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Post-Olympic economic slump unlikely to hit Japan, experts say

  • January 3, 2020
  • , The Japan Times
  • English Press

By Kazuaki Nagata, Staff Writer


As Japan gears up for Olympic euphoria later this summer, some fret that the country could experience a sense of deja vu, recalling the significant economic downturn that followed the hosting of the 1964 Tokyo Games.


However, it is unlikely that Japan will face such a slump this time around. Rather than fearing an Olympic hangover, Japan should carefully observe other risks, economists say, such as trade conflicts, the U.S. presidential election and fallout from October’s consumption tax hike.


“If the economy were to slow down after the Olympics, we would have seen the economy booming more prior to it,” said Takayuki Miyajima, senior economist at Mizuho Research Institute, adding that Japan’s economic growth rates in recent years do not indicate such a scenario.


In the lead-up to the 1964 Games, Japan invested massively in infrastructure and built modern transportation networks such as the Tokaido Shinkansen and the Metropolitan Expressway. According to the Japanese Olympic Committee, spending on infrastructure totaled ¥960 billion, which at the time was worth 3 percent of the country’s GDP.


As a result, the economy grew by 11.2 percent in 1964, but the growth rate plunged the following year to 5.7 percent due to the excessive construction demand before the games. The number of bankruptcies more than tripled to 6,141 compared with the year before the games.


Construction demand is a large part of the short-term economic benefit derived from the games, Miyajima said, but “Japan is seeing no construction investment rush this time,” as Tokyo already boasts mature and modern infrastructure.


“For a deep downturn to occur, there has to be a boom before that, but the situation is nothing like that now,” Miyajima said.


Takuto Murase, senior economist at the Japan Research Institute, said the concerns about a slowdown in construction demand are unwarranted at this point.


“Because of labor shortages, (the construction industry) has not been able to meet all the demand,” he said, adding that some developers are even waiting for the Olympics to finish before launching other projects.


As for public works, it is true that projects related to the games, such as new stadiums, have helped drive demand. But even if demand in Tokyo returns to pre-2013 levels, when the capital won the bid to host the games, it is expected to decline by about ¥460 billion, just about 0.1 percent of GDP, according to Murase.


People tend to focus on the short-term economic effects of the Olympics, Mizuho Research’s Miyajima said, but they should instead be looking at the long-term impact.


In that sense, “the 2020 Tokyo Olympics has strengthened Japan’s tourism industry,” a major long-term benefit, Miyajima said.


Since Tokyo was officially selected to be the host nation, many started to see business opportunities in the rise of inbound tourism, prompting more facilities to provide multilingual support and spurring the construction of hotels. The industry has seen new tourism businesses such as minpaku (private lodging) spring up as well.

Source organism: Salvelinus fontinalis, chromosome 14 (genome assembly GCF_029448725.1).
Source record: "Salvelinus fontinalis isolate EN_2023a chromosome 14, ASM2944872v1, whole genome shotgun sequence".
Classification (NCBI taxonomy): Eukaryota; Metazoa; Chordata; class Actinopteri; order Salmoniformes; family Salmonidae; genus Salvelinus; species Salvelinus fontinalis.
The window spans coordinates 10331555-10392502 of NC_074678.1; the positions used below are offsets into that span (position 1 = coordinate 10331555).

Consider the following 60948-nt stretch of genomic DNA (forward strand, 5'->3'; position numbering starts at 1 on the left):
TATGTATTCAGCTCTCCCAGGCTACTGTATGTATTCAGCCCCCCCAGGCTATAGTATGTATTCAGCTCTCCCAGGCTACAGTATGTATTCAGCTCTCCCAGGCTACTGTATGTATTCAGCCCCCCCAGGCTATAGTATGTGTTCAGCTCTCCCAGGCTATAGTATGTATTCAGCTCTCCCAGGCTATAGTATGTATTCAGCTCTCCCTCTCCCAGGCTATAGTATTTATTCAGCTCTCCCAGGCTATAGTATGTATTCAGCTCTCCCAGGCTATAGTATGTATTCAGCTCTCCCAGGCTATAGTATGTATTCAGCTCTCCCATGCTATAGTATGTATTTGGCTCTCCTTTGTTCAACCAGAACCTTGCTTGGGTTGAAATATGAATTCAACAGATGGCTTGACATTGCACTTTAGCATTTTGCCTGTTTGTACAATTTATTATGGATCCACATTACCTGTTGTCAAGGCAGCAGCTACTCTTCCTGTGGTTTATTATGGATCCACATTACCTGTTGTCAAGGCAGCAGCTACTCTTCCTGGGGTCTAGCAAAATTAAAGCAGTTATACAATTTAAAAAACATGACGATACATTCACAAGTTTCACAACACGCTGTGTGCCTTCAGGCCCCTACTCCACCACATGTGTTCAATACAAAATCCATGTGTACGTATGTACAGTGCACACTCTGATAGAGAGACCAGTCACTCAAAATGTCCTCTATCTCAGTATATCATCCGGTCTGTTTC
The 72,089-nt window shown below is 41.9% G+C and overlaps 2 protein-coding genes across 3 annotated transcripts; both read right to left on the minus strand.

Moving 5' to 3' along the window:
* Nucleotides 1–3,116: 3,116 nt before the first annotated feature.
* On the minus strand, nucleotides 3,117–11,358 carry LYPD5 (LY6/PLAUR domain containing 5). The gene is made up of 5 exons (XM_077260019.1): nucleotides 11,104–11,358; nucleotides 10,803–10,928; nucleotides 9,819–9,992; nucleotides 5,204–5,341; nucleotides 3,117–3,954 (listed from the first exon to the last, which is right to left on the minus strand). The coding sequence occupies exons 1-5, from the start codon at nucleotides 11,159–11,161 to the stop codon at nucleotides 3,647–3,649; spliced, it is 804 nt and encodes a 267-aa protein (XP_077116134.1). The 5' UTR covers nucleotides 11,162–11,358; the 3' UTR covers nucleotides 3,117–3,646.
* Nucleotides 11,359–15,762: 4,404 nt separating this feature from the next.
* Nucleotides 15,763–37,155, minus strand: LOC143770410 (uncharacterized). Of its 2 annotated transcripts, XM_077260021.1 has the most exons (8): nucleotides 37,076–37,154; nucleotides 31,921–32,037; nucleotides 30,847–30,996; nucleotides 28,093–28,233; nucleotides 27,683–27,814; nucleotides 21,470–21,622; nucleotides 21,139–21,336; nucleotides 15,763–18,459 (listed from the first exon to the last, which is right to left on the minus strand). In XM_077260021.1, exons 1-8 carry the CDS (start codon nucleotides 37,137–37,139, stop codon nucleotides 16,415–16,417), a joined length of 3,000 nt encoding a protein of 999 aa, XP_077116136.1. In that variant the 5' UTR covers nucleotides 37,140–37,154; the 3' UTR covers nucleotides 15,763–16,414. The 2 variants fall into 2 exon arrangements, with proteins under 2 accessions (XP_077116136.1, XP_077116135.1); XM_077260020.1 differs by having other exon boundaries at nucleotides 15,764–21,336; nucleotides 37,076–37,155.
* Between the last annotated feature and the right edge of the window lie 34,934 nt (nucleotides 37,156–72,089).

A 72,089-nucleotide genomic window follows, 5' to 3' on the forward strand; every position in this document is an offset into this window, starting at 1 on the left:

Japan can capitalize on the Olympic legacy and keep attracting foreign visitors in the longer term, Miyajima said.


Even when it comes to short-term economic ups and downs, the end of the Olympic is a rather small factor, he said.


Observing the growth rates in the past seven countries to host the games, the figures retreated in four nations in the years following the event, which could indicate a risk of post-games downturns.


But in many cases, factors unrelated to the Olympics had more impact.


Spain, which hosted the 1992 Games, was hit by the U.K.’s Black Wednesday currency crisis. In 2000, host Australia was hit by the bursting of the tech bubble, and in 2008, China was hit by the global financial crisis.


In that sense, the U.S. presidential election, the development of the U.S.-China trade row and the risk of further deceleration of the Chinese economy will likely impact Japan’s economy, said Murase of the Japan Research Institute. As for foreign demand, which has been weak because of the trade war, this year’s outlook has some positives, such as an expected jump in semiconductor demand thanks to the development of ultrafast 5G networks.


Domestically, it’s important that consumption is not dragged down from the 2 percentage-point consumption tax hike implemented in October, Murase said.


Since the government prepared some countermeasures, such as a rebate program for cashless payments, free public preschool education and reduced tax rates for foods and beverages, there is a consensus among many economists that consumption will pick up next year.


But “if the impact is deeper than expected, it will intensify the sluggish mood,” said Murase.


As foreign demand has continued to slump due to the trade war, Japan’s economy has largely been sustained by domestic demand over the past few years. But Miyajima said the outlook for employment and income is less than rosy.


Amid a dearth of manpower, the number of overall jobs in Japan has been increasing, but the number of new job openings, especially in the manufacturing sector, has been in a declining trend from last year. Plus, income growth will likely remain weak due to dwindling corporate earnings.


“Since the growth of employment and income seems to be hitting the ceiling, it may hurt consumption,” said Miyajima.

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